This is where life begins;
this is where the church begins;
this is where you and I and the world around us begins again.
Here in the darkness (you must close your eyes and imagine the
darkness!) - in the darkness, the emptiness and the silence -
before any candle was lit we gathered together. We had nothing, -
all our success, our status, our prestige, our respect and position
in the community, have been stripped away. Like the Lord we saw
crucified yesterday we stand naked. Ecce Homo : Behold the Man
said Pontius Pilate, as he presented the Christ to the multitude.
Homo in Latin but Adam in Hebrew - Behold Man. Here we
behold ourselves - humankind - stripped of our pretension -
revealed as we truly are.
We saw ourselves as we came to the foot of the cross in
yesterday’s Liturgy of Good Friday. We have seen both the cruel
barbarity of which our kind is capable; and we have seen the
heroism, the endurance, the patience, the forgivingness of which
our kind also is capable. And then it ends. We are left with our
human predicament, having the knowledge of good and evil -
just like Adam and Eve in the garden of Eden. We are still fallen
humanity. The psalmist was right: ‘I am a worm and no man’.
We turned away from the cross as the man died and with him our
hope. But as we turned we heard him whisper. We turn back : he
does not repeat himself. Indeed he cannot repeat himself. His
eyes are closed; his heart has stopped pumping; he is dead. But
did we hear aright? Didn’t he say: ‘It is finished’? Not I’m dead or
it’s all over but ‘It is finished’. As though like an artist he had
stepped back from the masterpiece he had just completed and
knew that it was very good. As though ‘It is finished’ meant the
work is completed and brought to perfection.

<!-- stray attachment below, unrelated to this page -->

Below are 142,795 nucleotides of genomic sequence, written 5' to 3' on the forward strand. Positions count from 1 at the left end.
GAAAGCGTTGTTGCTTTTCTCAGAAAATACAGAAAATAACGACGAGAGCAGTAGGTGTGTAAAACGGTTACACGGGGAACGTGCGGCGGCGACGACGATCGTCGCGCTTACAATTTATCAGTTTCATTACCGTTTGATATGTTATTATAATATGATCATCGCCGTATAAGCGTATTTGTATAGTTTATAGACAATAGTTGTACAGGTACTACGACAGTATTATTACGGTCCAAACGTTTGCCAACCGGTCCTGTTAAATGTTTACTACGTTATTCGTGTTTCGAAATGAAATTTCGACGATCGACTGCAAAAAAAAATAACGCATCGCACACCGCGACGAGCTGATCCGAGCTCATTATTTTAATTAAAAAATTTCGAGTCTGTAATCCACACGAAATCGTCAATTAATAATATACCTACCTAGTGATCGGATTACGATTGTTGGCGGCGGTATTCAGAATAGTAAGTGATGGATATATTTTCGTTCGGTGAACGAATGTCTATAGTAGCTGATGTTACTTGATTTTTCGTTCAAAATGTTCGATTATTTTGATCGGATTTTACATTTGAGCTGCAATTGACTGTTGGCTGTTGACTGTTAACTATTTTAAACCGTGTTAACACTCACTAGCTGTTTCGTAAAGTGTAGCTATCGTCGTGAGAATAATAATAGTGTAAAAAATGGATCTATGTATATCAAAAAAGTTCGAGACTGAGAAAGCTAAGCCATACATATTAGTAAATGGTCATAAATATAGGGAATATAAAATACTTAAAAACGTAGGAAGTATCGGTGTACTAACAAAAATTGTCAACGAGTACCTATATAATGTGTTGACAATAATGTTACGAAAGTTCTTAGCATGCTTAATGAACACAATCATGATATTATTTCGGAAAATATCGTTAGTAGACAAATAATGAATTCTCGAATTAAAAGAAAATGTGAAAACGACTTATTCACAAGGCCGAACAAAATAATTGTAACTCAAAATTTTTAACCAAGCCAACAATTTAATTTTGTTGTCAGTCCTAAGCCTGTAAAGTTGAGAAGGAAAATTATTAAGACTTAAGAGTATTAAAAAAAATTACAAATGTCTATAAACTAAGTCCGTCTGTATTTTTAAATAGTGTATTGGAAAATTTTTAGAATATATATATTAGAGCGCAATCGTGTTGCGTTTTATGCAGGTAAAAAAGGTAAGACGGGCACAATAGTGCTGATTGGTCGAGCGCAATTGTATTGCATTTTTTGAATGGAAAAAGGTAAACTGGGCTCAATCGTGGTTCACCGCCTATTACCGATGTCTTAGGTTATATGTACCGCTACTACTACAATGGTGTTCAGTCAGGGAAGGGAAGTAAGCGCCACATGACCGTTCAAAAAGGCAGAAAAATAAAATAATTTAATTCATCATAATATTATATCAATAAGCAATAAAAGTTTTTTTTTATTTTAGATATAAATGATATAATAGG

We have been here before. We have heard similar words, at the
beginning of all things. When the universe was ‘null and void’ -
pitch black and silent - God breathed upon the face of the waters
and created the heaven and the earth. And last of all he created
creatures of unsurpassed loveliness that reflected the image and
likeness of the creator himself. God spent himself to the
uttermost, gave his all, when he uttered his Word that brought all
things into being. And God looked at the paradise and the
human creatures he had created, and said ‘It is very good. And
having spent himself to the uttermost in loving creation into
being, he rested on the seventh day from his intense labours. It
And finished, brought to perfection it would have been, had not
his lovely creatures grasped at more and more, aspiring, not
simply to share God’s likeness and his love, but
to be God. This Eden, as that first beautiful garden was called,
would have remained our human paradise, had not Adam and
Eve, our mythical forebears (who are yet so real) regarded
Godhead as their property and equality with God as something
to be snatched at, hoarded and appropriated. At that moment of
their disobedience the world (beautiful though it still remained)
changed. And humankind, still bearing the loveliness of its divine
origin, changed as well. In their pursuit of god-likeness they had
forfeited the one thing that made them god-like. Not power or
glory or success or even free will. The thing we had forfeited was
intimacy with God. We would never again call God Father, Abba,
dearest daddy. We, through our first ancestors, had turned our
back on heaven which was our home and stormed off to the far